Anonymous

    March 28, 2009 at 4:31 am

  10. Fubars…..interesting choice of words. I would have said more likely a total ‘cluster’ to be precise.

    There are many who will bear the guilt of inaction on that particular occasion, but only the four officers can be held accountable for the takedown and subsequent custodial treatment of this fellow. To defer blame to others does not change the core issue.

    Anonymous

    March 28, 2009 at 8:32 am

  11. Hey Folks,

    I came across this blog by accident and now I’m hooked. I find it very interesting to guess at the thought process of individuals such as the officers involved in this truly unfortunate incident. I for one, thank my lucky stars that I’m not in their boots.

    The uncalled for spearing of the officers is very remarkable.

    Let’s review the facts….oh forget it, facts are too confusing.

    When I flew to Egypt I couldn’t speak the local lingo. Did I smash up some computers and windows? Nope. Did I threaten the local cops…not on your life. Millions of people make it through airports where they don’t speak the local language, all with no problems. Why does this guy end up smashing everything in sight?

    I don’t have a clue, and nor do you. There is one thing I do know for sure…actions do have consequences. And some consequences are unintended.

    I’m thankful for the guys who protect my butt.

    Anonymous

    April 27, 2009 at 4:11 am

  12. To the last correspondent!

    Glad to have you along for the ride. I suspect that from the tenor of your remarks that you have a LE background or connection somewhere as do I (now retired).

    The simple ‘fact’ remains that the facts have to be understood and not just simply put aside. I think that this primary factor was the undoing of the ‘incident’ in many ways. But for the video, those not at the scene would never know what really happened.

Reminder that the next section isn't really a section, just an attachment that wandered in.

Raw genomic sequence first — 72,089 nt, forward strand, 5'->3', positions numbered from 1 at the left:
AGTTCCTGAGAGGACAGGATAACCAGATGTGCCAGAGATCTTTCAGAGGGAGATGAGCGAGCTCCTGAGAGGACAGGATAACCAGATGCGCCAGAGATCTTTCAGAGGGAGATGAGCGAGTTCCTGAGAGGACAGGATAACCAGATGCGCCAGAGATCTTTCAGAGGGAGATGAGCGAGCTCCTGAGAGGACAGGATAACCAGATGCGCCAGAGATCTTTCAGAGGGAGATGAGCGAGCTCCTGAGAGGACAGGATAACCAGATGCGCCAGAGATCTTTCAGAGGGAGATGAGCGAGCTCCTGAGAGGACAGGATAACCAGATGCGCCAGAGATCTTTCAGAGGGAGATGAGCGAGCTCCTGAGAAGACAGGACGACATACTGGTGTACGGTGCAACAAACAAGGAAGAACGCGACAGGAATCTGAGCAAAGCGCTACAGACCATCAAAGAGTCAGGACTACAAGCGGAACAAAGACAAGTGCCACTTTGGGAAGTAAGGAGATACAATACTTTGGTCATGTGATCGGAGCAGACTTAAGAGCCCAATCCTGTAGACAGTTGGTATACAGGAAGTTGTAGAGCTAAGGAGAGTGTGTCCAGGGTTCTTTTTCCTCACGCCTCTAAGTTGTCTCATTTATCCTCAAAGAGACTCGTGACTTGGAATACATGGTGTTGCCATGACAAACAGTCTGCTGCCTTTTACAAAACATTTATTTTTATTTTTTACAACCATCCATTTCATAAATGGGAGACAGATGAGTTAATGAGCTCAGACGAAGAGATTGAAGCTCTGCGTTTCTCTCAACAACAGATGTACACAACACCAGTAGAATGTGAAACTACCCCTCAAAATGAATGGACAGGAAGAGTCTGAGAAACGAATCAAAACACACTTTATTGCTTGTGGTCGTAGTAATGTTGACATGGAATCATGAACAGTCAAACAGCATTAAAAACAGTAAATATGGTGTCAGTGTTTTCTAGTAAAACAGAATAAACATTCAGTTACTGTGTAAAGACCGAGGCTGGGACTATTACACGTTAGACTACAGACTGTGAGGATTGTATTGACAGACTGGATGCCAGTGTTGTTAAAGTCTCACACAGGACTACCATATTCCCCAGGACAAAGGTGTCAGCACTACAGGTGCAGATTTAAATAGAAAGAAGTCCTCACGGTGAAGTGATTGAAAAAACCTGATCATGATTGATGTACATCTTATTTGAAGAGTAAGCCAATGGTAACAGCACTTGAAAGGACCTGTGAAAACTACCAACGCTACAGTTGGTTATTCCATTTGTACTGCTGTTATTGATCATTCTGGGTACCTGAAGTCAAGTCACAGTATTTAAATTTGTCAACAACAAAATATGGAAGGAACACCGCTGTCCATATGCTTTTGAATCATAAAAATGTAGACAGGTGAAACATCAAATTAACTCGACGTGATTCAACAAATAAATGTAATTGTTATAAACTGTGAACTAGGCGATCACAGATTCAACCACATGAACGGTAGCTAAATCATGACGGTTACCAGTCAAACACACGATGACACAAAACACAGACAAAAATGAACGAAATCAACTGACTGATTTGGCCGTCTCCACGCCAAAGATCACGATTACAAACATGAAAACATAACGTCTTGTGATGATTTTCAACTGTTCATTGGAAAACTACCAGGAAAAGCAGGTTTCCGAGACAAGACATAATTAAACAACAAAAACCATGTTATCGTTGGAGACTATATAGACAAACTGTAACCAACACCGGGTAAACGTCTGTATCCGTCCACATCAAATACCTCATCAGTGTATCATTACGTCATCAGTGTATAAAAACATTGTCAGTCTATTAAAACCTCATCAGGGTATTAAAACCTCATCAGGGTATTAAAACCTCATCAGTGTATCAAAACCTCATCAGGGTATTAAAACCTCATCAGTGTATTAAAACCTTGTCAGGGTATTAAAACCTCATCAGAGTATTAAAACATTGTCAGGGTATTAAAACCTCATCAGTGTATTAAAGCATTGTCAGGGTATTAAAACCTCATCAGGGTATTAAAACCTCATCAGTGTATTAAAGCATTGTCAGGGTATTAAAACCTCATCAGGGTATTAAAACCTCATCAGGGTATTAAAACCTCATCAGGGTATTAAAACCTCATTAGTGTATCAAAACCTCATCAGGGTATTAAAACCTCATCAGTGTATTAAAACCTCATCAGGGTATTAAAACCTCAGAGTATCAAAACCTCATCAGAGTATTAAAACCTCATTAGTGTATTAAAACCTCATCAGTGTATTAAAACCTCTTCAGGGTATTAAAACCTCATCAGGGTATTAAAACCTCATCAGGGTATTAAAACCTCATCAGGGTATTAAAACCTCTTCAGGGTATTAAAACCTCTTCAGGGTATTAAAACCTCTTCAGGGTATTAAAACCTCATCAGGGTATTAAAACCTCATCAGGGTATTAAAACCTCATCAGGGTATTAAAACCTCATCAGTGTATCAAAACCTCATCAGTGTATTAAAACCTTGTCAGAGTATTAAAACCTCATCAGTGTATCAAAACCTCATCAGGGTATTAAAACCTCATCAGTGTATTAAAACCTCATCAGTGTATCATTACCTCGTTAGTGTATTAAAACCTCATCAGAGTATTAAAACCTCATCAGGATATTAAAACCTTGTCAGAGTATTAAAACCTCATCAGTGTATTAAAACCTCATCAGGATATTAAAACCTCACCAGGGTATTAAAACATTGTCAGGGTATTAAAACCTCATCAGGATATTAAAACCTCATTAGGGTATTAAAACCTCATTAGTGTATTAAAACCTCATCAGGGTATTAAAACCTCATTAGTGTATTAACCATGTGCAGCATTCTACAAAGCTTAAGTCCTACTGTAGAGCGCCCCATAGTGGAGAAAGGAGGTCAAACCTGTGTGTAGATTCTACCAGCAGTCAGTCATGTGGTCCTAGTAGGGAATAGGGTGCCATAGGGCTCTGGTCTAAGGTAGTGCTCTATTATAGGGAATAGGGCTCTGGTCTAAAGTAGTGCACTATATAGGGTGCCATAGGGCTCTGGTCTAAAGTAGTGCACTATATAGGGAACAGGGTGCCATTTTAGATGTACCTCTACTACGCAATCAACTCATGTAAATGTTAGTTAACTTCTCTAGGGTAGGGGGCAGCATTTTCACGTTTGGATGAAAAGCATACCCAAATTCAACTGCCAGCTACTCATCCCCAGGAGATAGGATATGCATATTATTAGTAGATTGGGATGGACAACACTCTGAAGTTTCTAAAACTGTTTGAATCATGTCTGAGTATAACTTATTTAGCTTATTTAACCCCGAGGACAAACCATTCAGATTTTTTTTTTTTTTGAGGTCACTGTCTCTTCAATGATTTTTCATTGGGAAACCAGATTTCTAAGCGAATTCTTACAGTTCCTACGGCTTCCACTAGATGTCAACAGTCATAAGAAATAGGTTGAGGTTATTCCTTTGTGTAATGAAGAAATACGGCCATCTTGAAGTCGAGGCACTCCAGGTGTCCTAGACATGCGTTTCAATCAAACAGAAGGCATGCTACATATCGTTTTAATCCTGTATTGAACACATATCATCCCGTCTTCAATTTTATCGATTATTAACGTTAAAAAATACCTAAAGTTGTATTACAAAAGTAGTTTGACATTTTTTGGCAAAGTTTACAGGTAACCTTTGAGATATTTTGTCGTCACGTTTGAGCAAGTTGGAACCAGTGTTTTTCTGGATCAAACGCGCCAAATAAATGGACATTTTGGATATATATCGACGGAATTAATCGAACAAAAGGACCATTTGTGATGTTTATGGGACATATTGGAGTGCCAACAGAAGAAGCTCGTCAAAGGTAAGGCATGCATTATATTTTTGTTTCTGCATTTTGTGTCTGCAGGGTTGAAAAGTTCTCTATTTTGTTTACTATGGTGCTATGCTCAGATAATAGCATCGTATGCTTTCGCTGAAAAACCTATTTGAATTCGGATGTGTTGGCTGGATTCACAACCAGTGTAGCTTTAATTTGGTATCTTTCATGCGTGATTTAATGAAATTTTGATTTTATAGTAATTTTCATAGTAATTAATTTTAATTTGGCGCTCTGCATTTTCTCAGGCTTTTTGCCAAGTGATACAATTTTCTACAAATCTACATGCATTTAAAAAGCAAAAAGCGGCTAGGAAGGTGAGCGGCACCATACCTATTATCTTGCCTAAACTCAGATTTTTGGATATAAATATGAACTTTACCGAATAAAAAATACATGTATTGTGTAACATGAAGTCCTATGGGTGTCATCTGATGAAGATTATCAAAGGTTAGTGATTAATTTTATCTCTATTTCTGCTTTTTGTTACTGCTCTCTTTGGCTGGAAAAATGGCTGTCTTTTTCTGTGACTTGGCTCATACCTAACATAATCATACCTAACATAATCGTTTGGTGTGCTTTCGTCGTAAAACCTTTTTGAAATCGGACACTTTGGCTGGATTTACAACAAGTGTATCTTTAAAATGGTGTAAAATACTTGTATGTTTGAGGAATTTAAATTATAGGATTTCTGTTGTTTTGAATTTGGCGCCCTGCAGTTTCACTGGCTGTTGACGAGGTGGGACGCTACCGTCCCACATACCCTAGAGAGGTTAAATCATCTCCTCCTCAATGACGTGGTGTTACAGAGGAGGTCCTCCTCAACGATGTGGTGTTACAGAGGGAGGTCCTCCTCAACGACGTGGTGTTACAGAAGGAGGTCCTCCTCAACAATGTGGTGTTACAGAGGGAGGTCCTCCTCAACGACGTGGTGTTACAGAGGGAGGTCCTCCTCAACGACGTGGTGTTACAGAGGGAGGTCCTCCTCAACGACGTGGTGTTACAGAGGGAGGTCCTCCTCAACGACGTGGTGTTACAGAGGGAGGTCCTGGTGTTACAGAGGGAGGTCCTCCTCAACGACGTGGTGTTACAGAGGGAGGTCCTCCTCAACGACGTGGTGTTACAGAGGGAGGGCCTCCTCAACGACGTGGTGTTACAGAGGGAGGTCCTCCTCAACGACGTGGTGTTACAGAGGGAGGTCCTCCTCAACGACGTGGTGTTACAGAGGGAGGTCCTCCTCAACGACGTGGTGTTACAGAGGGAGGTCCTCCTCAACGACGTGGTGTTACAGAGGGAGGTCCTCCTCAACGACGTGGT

The officers on scene that night were left unaware of this damning piece of evidence and so I submit that they simply put aside gathering the full facts and instead developed a simple, easily remembered storyline for the various reports.

    These officers are not being ‘speared’ as you say, but instead are now being called to account for their actions. If these actions are deemed appropriate by the enquiry and those in authority so be it, but if not…..they need to know without doubt that laws are there for all to observe and it should be transparent that the RCMP are NOT, repeat NOT exempt from the law.

    Anonymous

    May 8, 2009 at 7:55 pm

  13. Leo I came across your blog and really couldnt help but to comment on a few particular articles you have written and posted. First of all I do need to sling some mud as you are a real piece of work. You not only make he said she said comments in most of your articles you then have the nerve (in particular about Robert Dziekanski) to more or less call him a waste of a human being. You make comments that he ammounted to nothing and more or less deserve what he got. As far as I am concerned you are the one who is the piece of trash. You call yourself a crime reporter (self acclaimed I might add), I would think any reporter out there would take exception to you giving yourself that title. If your such an expert on security and the law why did you retire and not stay active to try and change things. If I had the time I am sure I could dig up so much dirt on you your head would spin or I could make comments like you got your position with Paladin security because you created enough media hype around your name (which was because of controversaly comments)and not in fact because of your intelligence. But I will tell you something if it were my child that something like this happened to and you decided to slag him or her like you have in this case I would hunt you down and stick a batton so far up your ass you would never sit down again (maybe you could write a blog on how it feels to walk around with a batton sticking out of your ass). I guess that would make you an expert on things not to get shoved up your ass. Anytime you want a piece of me Leo I welcome you to bring it on.

    Anonymous

    May 25, 2009 at 7:18 pm